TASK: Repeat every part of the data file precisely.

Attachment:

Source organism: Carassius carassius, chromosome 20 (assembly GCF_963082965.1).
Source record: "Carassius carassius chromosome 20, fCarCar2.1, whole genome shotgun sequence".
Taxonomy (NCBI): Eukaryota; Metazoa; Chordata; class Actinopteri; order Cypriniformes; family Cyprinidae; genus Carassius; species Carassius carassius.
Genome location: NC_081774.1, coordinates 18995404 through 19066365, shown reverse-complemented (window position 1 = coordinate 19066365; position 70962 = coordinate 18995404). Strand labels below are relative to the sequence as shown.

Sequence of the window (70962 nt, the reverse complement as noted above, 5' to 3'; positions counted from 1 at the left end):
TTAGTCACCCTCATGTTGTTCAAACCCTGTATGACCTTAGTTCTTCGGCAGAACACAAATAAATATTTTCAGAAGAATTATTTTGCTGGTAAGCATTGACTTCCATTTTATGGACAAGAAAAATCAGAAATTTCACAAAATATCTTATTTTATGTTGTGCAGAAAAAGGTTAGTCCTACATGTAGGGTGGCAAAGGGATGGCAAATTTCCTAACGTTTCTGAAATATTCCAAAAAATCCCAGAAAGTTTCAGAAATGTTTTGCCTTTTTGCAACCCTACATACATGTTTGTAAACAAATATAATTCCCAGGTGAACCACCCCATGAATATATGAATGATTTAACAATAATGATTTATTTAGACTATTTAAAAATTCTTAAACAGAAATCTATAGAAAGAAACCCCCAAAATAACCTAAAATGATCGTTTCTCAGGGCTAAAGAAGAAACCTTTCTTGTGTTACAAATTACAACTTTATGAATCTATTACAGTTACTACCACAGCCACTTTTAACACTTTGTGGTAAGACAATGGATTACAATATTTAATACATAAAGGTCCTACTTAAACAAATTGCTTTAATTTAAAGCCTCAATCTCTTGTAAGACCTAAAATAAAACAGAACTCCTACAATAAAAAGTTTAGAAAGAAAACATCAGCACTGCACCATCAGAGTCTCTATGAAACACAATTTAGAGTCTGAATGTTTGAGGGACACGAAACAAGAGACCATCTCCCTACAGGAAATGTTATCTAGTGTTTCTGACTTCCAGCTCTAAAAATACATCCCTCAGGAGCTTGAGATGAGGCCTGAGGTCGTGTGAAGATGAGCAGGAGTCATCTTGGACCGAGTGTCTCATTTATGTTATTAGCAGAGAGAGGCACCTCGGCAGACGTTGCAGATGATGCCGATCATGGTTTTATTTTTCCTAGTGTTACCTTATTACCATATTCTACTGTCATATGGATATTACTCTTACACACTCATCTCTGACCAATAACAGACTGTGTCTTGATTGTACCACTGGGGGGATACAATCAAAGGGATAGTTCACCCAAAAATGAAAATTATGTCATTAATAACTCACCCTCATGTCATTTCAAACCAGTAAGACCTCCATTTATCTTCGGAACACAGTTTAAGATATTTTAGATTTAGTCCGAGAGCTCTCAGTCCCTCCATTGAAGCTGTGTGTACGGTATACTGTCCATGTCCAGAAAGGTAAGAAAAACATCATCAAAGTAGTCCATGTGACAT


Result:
Source organism: Carassius carassius, chromosome 20 (assembly GCF_963082965.1).
Source record: "Carassius carassius chromosome 20, fCarCar2.1, whole genome shotgun sequence".
Taxonomy (NCBI): Eukaryota; Metazoa; Chordata; class Actinopteri; order Cypriniformes; family Cyprinidae; genus Carassius; species Carassius carassius.
Genome location: NC_081774.1, coordinates 18995404 through 19066365, shown reverse-complemented (window position 1 = coordinate 19066365; position 70962 = coordinate 18995404). Strand labels below are relative to the sequence as shown.

Sequence of the window (70962 nt, the reverse complement as noted above, 5' to 3'; positions counted from 1 at the left end):
TTAGTCACCCTCATGTTGTTCAAACCCTGTATGACCTTAGTTCTTCGGCAGAACACAAATAAATATTTTCAGAAGAATTATTTTGCTGGTAAGCATTGACTTCCATTTTATGGACAAGAAAAATCAGAAATTTCACAAAATATCTTATTTTATGTTGTGCAGAAAAAGGTTAGTCCTACATGTAGGGTGGCAAAGGGATGGCAAATTTCCTAACGTTTCTGAAATATTCCAAAAAATCCCAGAAAGTTTCAGAAATGTTTTGCCTTTTTGCAACCCTACATACATGTTTGTAAACAAATATAATTCCCAGGTGAACCACCCCATGAATATATGAATGATTTAACAATAATGATTTATTTAGACTATTTAAAAATTCTTAAACAGAAATCTATAGAAAGAAACCCCCAAAATAACCTAAAATGATCGTTTCTCAGGGCTAAAGAAGAAACCTTTCTTGTGTTACAAATTACAACTTTATGAATCTATTACAGTTACTACCACAGCCACTTTTAACACTTTGTGGTAAGACAATGGATTACAATATTTAATACATAAAGGTCCTACTTAAACAAATTGCTTTAATTTAAAGCCTCAATCTCTTGTAAGACCTAAAATAAAACAGAACTCCTACAATAAAAAGTTTAGAAAGAAAACATCAGCACTGCACCATCAGAGTCTCTATGAAACACAATTTAGAGTCTGAATGTTTGAGGGACACGAAACAAGAGACCATCTCCCTACAGGAAATGTTATCTAGTGTTTCTGACTTCCAGCTCTAAAAATACATCCCTCAGGAGCTTGAGATGAGGCCTGAGGTCGTGTGAAGATGAGCAGGAGTCATCTTGGACCGAGTGTCTCATTTATGTTATTAGCAGAGAGAGGCACCTCGGCAGACGTTGCAGATGATGCCGATCATGGTTTTATTTTTCCTAGTGTTACCTTATTACCATATTCTACTGTCATATGGATATTACTCTTACACACTCATCTCTGACCAATAACAGACTGTGTCTTGATTGTACCACTGGGGGGATACAATCAAAGGGATAGTTCACCCAAAAATGAAAATTATGTCATTAATAACTCACCCTCATGTCATTTCAAACCAGTAAGACCTCCATTTATCTTCGGAACACAGTTTAAGATATTTTAGATTTAGTCCGAGAGCTCTCAGTCCCTCCATTGAAGCTGTGTGTACGGTATACTGTCCATGTCCAGAAAGGTAAGAAAAACATCATCAAAGTAGTCCATGTGACAT